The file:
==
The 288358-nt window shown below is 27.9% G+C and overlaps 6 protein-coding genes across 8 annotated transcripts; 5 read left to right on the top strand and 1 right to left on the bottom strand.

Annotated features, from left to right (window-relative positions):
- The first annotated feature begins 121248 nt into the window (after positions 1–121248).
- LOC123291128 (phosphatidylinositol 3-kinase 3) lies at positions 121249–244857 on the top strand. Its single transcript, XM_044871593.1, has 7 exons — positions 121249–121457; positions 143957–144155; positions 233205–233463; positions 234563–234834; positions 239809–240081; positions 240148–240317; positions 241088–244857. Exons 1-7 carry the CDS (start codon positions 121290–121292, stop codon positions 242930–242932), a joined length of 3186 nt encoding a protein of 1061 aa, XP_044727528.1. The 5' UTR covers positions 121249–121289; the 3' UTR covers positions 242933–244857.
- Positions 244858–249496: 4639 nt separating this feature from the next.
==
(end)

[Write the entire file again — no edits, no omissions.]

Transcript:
The 288358-nt window shown below is 27.9% G+C and overlaps 6 protein-coding genes across 8 annotated transcripts; 5 read left to right on the top strand and 1 right to left on the bottom strand.

Annotated features, from left to right (window-relative positions):
- The first annotated feature begins 121248 nt into the window (after positions 1–121248).
- LOC123291128 (phosphatidylinositol 3-kinase 3) lies at positions 121249–244857 on the top strand. Its single transcript, XM_044871593.1, has 7 exons — positions 121249–121457; positions 143957–144155; positions 233205–233463; positions 234563–234834; positions 239809–240081; positions 240148–240317; positions 241088–244857. Exons 1-7 carry the CDS (start codon positions 121290–121292, stop codon positions 242930–242932), a joined length of 3186 nt encoding a protein of 1061 aa, XP_044727528.1. The 5' UTR covers positions 121249–121289; the 3' UTR covers positions 242933–244857.
- Positions 244858–249496: 4639 nt separating this feature from the next.